Paul Sutter is an astrophysicist at The Ohio State University and the chief scientist at COSI science center. Sutter leads science-themed tours around the world at AstroTouring.com. Sutter contributed this article to Space.com's Expert Voices: Op-Ed & Insights.
I suppose there is a small chance you'll miss the upcoming total solar eclipse as it crosses the United States on Aug. 21. Maybe you didn't hear about it. Maybe you forgot. Maybe you couldn't figure out how to travel to the line of totality. Maybe you couldn't be bothered to look outside. I won't judge — it's not the first solar eclipse in history, and it won't be the last.
We would ideally get solar eclipses every month during the new moon, when the Earth, moon and sun form a nice, straight line. Unfortunately, however, the orbit of the moon is tilted with respect to the Earth-sun line, so we get these fantastic natural shows only every few years or so.
The next corona show to grace the United States isn't that far off, coming April 8, 2024. That one will come up from Mexico via Texas, track along the Ohio River, and exit via Lake Erie and Lake Ontario. Some folks are already dubbing that one the "Great North American Eclipse." If you live in New England, while you may have one of the worst spots for the 2017 eclipse, you have to wait only seven years for a decent view. [Total Solar Eclipse 2017: When, Where and How to See It (Safely)]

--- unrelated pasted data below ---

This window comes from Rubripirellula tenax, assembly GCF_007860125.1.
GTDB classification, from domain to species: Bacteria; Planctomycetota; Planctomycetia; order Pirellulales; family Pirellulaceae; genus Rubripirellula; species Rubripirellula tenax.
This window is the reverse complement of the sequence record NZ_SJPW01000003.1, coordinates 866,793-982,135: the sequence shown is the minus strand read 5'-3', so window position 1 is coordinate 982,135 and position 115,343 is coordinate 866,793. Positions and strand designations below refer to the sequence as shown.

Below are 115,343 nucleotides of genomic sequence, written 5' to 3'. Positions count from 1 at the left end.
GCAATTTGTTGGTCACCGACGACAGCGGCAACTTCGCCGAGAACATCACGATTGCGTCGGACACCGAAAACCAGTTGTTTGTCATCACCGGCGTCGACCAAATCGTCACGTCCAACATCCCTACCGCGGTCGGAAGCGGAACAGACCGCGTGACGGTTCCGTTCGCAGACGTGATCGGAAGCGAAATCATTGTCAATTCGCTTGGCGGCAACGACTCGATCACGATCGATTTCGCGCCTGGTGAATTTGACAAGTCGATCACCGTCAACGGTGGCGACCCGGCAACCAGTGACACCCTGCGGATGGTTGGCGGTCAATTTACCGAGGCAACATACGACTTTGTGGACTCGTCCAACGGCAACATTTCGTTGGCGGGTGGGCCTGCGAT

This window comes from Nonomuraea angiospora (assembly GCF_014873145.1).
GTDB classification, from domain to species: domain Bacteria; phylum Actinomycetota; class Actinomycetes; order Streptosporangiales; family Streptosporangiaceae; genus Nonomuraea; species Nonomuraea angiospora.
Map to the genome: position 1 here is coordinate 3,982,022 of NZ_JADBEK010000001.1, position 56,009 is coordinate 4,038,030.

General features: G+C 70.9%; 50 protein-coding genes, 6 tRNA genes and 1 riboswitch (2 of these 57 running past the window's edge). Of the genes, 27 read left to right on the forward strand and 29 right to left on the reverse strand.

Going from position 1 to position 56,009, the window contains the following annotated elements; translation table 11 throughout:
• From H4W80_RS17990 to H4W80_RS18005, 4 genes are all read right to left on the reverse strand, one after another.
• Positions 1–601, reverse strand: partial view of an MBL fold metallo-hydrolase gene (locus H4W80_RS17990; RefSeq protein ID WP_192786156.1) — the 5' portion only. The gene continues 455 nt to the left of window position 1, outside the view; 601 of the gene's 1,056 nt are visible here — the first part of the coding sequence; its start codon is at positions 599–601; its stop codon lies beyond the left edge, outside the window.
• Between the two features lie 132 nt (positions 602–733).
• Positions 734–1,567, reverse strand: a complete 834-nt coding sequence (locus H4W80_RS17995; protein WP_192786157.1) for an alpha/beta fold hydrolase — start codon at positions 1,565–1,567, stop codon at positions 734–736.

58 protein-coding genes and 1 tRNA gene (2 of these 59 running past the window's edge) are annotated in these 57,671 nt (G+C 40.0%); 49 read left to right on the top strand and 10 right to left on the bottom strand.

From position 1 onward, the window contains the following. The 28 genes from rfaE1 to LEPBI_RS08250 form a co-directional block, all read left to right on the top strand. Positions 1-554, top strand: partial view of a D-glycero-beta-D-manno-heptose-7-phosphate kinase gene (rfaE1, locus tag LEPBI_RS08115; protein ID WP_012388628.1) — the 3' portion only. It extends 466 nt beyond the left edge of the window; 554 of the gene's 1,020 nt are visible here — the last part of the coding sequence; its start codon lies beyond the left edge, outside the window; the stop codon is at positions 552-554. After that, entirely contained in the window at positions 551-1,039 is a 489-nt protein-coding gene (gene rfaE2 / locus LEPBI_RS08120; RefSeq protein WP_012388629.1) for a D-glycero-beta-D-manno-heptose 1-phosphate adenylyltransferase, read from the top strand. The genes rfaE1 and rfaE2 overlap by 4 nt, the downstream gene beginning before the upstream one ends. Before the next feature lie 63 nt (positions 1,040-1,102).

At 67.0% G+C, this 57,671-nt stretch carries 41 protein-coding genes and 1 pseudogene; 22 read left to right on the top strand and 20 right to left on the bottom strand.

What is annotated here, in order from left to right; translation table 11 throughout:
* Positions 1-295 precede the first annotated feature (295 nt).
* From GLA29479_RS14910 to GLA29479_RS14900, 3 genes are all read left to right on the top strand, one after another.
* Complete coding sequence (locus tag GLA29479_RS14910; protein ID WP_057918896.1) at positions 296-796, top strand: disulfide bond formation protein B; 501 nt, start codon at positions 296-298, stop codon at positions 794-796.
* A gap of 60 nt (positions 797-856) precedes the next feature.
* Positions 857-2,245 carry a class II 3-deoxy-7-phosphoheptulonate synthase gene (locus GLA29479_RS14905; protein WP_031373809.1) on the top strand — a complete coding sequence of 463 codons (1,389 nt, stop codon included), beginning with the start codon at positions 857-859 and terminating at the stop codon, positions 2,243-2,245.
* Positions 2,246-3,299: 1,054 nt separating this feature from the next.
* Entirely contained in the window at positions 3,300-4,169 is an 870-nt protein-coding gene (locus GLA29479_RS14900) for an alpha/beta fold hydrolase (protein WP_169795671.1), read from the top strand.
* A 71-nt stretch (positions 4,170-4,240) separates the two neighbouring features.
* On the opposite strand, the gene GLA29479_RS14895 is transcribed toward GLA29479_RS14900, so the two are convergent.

After that, we'll wait until mid-century for another cluster of eclipses, with one in 2044 barely grazing Montana and one on Aug. 12, 2045, following a similar cross-country trek as 2017's. That one will give the southern half of the U.S. a better show, however.
We then have to wait a few more decades until anything substantial occurs. The southeast will get a double dose in 2052 and 2078, and the northeast will get clipped again in 2079. Alaska gets a couple eclipses to enjoy by itself in 2033 and 2097.
The last eclipse of the century, on Sept. 14, 2099, will be a half-hearted cross-country tour, entering through North Dakota, traveling just south of the Great Lakes and exiting via the mid-Atlantic.
Here's the lesson: While there will be plenty of chances to catch a total solar eclipse in your own backyard in the coming century, a century is a very long time — at least in human terms. This year will be one of the best chances for the entire country to enjoy the show, with a large fraction of Americans within a day's drive of totality.